How to make the world better for women
You don’t have to take sweeping action to defeat sexism.
Or, let me rephrase: We have to take sweeping action defeat sexism. But you, as an individual, can spend 5 minutes today and make the world better for women thousands of times over.
It starts with the one thing you can control: your self-awareness.
That’s right. You don’t need to gravitate towards ambitious, all-encompassing solutions to have an impact (though if that’s your style, don’t let me discourage you!).
All you need is some self-scrutiny. Commit to any of the following activities, and you’ll be on your way to creating a more equal culture.
Now, let me clarify…
I’m all for improving parental leave, passing policies, going to marches, creating task forces, founding diversity initiatives, and donating to organizations that enhance women’s lives.
But unless you’re powerful, wealthy, and granted the luxury of time, these macro initiatives can seem out of reach.
And that’s a problem.
What we can all do is start making tiny, micro changes everyday. So without further ado:
1. Write down one instance of your own unconscious bias
Write down 1 instance today when you noticed your own unconscious bias, internalized sexism, or aversion to femininity.
Unconscious bias is defined as “social stereotypes about certain groups of people that individuals form outside their own conscious awareness.”
Unconscious bias affects us all the time, but it can be especially nefarious when hiring.
In one study, Skidmore psychologist Corinne Moss-Racusin sent out hundreds of identical applications for a lab manager position. In some, she named the candidate “John.” In others, she named the person “Jennifer.”
It turned out that gender mattered. Among 127 responses, the “Jennifer” candidate received lower ratings overall and a lower average salary offer — even though she had literally the same application and credentials as her counterpart “John.”
A similar finding came out of a 2003 Stanford Business School study by Frank Flynn. To test gender perceptions, he leveraged a Harvard Business School case study featuring a venture capitalist named Heidi Roizen.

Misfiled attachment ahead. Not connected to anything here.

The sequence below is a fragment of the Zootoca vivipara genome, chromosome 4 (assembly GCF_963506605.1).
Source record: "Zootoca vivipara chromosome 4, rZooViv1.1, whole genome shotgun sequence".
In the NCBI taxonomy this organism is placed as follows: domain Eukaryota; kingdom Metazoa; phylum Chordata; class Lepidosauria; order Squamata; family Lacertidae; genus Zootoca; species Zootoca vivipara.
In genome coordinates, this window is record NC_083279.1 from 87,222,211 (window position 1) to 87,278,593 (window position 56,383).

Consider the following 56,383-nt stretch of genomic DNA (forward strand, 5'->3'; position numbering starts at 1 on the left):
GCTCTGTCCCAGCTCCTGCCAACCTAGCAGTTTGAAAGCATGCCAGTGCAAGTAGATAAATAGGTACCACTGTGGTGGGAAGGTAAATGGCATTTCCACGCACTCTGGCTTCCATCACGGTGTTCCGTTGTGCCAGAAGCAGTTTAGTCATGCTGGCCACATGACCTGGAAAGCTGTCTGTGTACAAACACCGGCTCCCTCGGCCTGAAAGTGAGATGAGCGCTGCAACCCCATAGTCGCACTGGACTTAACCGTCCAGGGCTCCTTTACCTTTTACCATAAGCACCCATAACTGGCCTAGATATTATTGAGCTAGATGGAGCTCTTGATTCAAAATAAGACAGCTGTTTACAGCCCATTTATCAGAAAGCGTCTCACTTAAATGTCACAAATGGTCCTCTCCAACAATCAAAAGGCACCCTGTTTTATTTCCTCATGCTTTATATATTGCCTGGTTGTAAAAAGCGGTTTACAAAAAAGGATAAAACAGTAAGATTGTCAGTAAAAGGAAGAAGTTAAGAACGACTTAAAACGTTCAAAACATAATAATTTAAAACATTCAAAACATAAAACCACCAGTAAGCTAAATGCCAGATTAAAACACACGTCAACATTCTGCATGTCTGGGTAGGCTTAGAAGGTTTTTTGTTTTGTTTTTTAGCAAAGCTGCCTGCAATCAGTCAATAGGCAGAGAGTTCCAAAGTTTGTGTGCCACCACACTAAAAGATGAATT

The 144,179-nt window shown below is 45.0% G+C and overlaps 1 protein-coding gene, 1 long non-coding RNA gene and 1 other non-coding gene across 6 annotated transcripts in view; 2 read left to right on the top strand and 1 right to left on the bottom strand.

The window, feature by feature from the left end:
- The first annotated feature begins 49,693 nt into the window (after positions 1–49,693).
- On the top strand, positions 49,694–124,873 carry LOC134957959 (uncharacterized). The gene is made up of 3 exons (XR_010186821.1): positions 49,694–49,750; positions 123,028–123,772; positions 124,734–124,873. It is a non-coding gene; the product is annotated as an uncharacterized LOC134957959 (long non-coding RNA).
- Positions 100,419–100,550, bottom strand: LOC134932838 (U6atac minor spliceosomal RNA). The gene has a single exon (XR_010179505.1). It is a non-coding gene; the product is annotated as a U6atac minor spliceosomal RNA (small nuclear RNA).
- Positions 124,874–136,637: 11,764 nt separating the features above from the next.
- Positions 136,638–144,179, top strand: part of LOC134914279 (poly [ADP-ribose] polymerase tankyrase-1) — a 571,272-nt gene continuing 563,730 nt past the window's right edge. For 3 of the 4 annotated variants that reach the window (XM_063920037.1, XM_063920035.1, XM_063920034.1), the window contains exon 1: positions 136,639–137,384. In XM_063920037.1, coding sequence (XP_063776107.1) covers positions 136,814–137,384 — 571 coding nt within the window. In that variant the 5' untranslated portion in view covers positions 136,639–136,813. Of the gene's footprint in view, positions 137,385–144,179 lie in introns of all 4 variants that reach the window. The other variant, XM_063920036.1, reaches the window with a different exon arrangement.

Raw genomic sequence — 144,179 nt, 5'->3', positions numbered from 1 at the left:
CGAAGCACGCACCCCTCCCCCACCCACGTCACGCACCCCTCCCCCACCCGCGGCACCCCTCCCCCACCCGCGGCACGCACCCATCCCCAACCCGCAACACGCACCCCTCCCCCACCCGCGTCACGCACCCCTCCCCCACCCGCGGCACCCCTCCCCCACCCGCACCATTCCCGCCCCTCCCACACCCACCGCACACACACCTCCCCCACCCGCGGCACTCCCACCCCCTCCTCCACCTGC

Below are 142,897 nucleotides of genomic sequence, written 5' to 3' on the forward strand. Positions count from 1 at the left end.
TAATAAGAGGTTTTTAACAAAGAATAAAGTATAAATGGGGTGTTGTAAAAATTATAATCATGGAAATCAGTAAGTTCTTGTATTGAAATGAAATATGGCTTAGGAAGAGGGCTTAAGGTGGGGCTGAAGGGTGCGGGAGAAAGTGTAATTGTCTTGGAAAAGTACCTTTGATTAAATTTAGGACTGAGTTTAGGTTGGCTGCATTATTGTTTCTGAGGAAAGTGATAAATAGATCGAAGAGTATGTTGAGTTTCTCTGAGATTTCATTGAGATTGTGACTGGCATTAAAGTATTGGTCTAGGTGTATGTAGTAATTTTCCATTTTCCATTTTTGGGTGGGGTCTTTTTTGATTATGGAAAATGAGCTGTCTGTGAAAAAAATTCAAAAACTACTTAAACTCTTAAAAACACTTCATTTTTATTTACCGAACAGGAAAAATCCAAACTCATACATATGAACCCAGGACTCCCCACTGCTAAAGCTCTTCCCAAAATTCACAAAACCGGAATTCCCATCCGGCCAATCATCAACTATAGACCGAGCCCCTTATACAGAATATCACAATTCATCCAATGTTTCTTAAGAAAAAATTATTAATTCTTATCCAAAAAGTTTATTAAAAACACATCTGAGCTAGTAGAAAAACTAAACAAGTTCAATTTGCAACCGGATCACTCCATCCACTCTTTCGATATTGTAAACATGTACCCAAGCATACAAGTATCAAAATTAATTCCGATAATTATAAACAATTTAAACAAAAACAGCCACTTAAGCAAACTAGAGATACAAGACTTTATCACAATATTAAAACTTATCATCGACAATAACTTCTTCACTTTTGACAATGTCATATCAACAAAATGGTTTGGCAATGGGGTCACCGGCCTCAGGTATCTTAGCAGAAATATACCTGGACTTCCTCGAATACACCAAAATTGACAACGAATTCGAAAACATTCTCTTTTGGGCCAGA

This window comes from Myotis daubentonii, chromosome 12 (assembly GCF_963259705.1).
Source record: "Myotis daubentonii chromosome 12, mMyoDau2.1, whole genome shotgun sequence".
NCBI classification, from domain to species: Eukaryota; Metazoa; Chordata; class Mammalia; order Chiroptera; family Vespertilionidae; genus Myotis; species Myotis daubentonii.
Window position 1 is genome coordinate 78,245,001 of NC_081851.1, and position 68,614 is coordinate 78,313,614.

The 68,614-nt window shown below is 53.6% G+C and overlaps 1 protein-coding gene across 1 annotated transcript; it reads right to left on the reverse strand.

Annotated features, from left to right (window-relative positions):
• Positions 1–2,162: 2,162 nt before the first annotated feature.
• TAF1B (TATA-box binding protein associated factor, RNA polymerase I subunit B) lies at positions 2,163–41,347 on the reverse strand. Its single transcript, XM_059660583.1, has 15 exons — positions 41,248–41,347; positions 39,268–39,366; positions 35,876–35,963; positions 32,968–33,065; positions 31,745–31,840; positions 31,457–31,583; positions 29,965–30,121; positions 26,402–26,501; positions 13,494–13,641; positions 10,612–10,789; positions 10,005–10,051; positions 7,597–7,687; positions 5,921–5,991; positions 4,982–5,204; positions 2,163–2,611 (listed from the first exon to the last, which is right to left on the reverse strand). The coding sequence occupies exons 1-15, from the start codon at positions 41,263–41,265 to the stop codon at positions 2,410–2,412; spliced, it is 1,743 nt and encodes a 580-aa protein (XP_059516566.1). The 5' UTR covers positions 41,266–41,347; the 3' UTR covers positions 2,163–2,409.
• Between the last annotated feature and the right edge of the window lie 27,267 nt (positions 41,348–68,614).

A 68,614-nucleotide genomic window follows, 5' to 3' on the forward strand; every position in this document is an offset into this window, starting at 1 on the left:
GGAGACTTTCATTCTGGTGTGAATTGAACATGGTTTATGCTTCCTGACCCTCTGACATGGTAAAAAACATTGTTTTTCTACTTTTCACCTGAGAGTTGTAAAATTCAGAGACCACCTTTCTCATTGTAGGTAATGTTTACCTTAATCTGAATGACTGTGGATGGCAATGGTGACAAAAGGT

When he handed out the case study to students, he did an experiment. He kept the name Heidi Roizen in the case study for half his class. For the other half, he changed Heidi’s name to “Howard Roizen” while keeping the rest of the text exactly the same.
Though Howard and Heidi performed identical actions, students judged Heidi more harshly than Howard. They were also less likely to want to work with Heidi.
These are bleak findings.
There’s good news, though: unconscious bias isn’t fixed. It’s malleable. And with the right techniques, you can start to address and unravel your own.
The first step, according to behavioral scientist H. Anna Han, is being aware of your bias, and having the desire to change. So, by writing down your unconscious biases, you’re training yourself to recognize and dispel them.
2. Stop yourself the next time you’re tempted to interrupt or explain something to a woman
Refrain from an urge to interrupt when a woman is speaking today, or if you find yourself interrupting or over-explaining something to a woman, apologize.
“Mansplaining” became a term when feminist writer Rebecca Solnit published an essay called “Men Explain Things to Me” in 2008.
In the piece, which she later turned into a book, Solnit tells the story of going to a party in Aspen. A man asks her what she does, and she says she writes books. Her most recent book, she tells him, is on the English photographer Eadweard Muybridge.
This man at the party proceeds to explain that a “very important Muybridge book” has just come out, which he knows because he read about it in the New York Times.
He waxes on, unaware that he’s describing Solnit’s own book. Her friend has to interject several times before he acknowledges her voice and, in Solnit’s terms, “turns ashen.” Solnit and her friend walk away laughing, but the lesson isn’t so funny.
In fact, it plays right into the unconscious bias that women are less competent and informed than they actually are — a bias that women often hold against themselves, too. As Solnit says:
“Most of my life, I would have doubted myself and backed down. Having public standing as a writer of history helped me stand my ground, but few women get that boost, and billions of women must be out there on this six-billion-person planet being told that they are not reliable witnesses to their own lives, that the truth is not their property, now or ever.”
This isn’t to say that men are big, bad explaining machines. But, by refraining from unnecessary explanations and interruptions to women, everyone can show they value women’s voices and knowledge.
3. Replace the term “political correctness” with “empathy”